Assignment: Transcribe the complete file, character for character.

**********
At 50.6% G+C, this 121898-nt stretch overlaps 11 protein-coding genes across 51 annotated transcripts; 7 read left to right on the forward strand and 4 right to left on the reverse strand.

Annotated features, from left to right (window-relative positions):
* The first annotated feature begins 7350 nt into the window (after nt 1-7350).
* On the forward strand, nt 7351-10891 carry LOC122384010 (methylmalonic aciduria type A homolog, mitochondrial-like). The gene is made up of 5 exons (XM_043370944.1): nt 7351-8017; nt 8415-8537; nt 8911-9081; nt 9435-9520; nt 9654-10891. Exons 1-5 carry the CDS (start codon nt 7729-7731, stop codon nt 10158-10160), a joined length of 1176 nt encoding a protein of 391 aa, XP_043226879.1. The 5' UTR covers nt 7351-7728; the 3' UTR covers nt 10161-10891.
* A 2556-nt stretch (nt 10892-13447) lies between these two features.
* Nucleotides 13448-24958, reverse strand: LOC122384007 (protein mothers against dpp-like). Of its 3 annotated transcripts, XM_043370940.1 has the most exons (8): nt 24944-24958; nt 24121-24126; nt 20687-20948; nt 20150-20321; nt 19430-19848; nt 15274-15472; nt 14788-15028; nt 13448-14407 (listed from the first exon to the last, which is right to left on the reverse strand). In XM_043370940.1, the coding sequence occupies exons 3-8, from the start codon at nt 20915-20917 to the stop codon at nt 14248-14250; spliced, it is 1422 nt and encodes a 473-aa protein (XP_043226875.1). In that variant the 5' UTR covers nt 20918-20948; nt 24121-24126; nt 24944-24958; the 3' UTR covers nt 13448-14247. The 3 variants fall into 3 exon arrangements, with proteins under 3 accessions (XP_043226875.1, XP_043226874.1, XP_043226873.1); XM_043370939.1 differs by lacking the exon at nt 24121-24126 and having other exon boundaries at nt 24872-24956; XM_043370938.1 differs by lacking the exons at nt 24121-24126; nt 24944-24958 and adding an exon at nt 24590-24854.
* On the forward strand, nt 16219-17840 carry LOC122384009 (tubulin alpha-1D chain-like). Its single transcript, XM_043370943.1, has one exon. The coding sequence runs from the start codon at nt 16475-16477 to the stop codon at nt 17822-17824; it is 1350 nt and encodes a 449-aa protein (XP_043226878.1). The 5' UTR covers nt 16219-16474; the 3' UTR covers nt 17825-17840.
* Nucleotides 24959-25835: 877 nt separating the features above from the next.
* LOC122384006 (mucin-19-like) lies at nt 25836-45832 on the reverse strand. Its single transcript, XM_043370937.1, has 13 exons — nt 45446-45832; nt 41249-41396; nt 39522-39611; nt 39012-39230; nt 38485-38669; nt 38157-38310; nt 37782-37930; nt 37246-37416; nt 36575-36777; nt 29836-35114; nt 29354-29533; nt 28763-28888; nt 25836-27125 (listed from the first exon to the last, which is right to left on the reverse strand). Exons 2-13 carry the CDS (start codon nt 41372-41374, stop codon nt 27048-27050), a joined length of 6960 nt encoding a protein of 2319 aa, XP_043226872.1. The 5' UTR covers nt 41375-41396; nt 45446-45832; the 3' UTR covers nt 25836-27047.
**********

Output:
At 50.6% G+C, this 121898-nt stretch overlaps 11 protein-coding genes across 51 annotated transcripts; 7 read left to right on the forward strand and 4 right to left on the reverse strand.

Annotated features, from left to right (window-relative positions):
* The first annotated feature begins 7350 nt into the window (after nt 1-7350).
* On the forward strand, nt 7351-10891 carry LOC122384010 (methylmalonic aciduria type A homolog, mitochondrial-like). The gene is made up of 5 exons (XM_043370944.1): nt 7351-8017; nt 8415-8537; nt 8911-9081; nt 9435-9520; nt 9654-10891. Exons 1-5 carry the CDS (start codon nt 7729-7731, stop codon nt 10158-10160), a joined length of 1176 nt encoding a protein of 391 aa, XP_043226879.1. The 5' UTR covers nt 7351-7728; the 3' UTR covers nt 10161-10891.
* A 2556-nt stretch (nt 10892-13447) lies between these two features.
* Nucleotides 13448-24958, reverse strand: LOC122384007 (protein mothers against dpp-like). Of its 3 annotated transcripts, XM_043370940.1 has the most exons (8): nt 24944-24958; nt 24121-24126; nt 20687-20948; nt 20150-20321; nt 19430-19848; nt 15274-15472; nt 14788-15028; nt 13448-14407 (listed from the first exon to the last, which is right to left on the reverse strand). In XM_043370940.1, the coding sequence occupies exons 3-8, from the start codon at nt 20915-20917 to the stop codon at nt 14248-14250; spliced, it is 1422 nt and encodes a 473-aa protein (XP_043226875.1). In that variant the 5' UTR covers nt 20918-20948; nt 24121-24126; nt 24944-24958; the 3' UTR covers nt 13448-14247. The 3 variants fall into 3 exon arrangements, with proteins under 3 accessions (XP_043226875.1, XP_043226874.1, XP_043226873.1); XM_043370939.1 differs by lacking the exon at nt 24121-24126 and having other exon boundaries at nt 24872-24956; XM_043370938.1 differs by lacking the exons at nt 24121-24126; nt 24944-24958 and adding an exon at nt 24590-24854.
* On the forward strand, nt 16219-17840 carry LOC122384009 (tubulin alpha-1D chain-like). Its single transcript, XM_043370943.1, has one exon. The coding sequence runs from the start codon at nt 16475-16477 to the stop codon at nt 17822-17824; it is 1350 nt and encodes a 449-aa protein (XP_043226878.1). The 5' UTR covers nt 16219-16474; the 3' UTR covers nt 17825-17840.
* Nucleotides 24959-25835: 877 nt separating the features above from the next.
* LOC122384006 (mucin-19-like) lies at nt 25836-45832 on the reverse strand. Its single transcript, XM_043370937.1, has 13 exons — nt 45446-45832; nt 41249-41396; nt 39522-39611; nt 39012-39230; nt 38485-38669; nt 38157-38310; nt 37782-37930; nt 37246-37416; nt 36575-36777; nt 29836-35114; nt 29354-29533; nt 28763-28888; nt 25836-27125 (listed from the first exon to the last, which is right to left on the reverse strand). Exons 2-13 carry the CDS (start codon nt 41372-41374, stop codon nt 27048-27050), a joined length of 6960 nt encoding a protein of 2319 aa, XP_043226872.1. The 5' UTR covers nt 41375-41396; nt 45446-45832; the 3' UTR covers nt 25836-27047.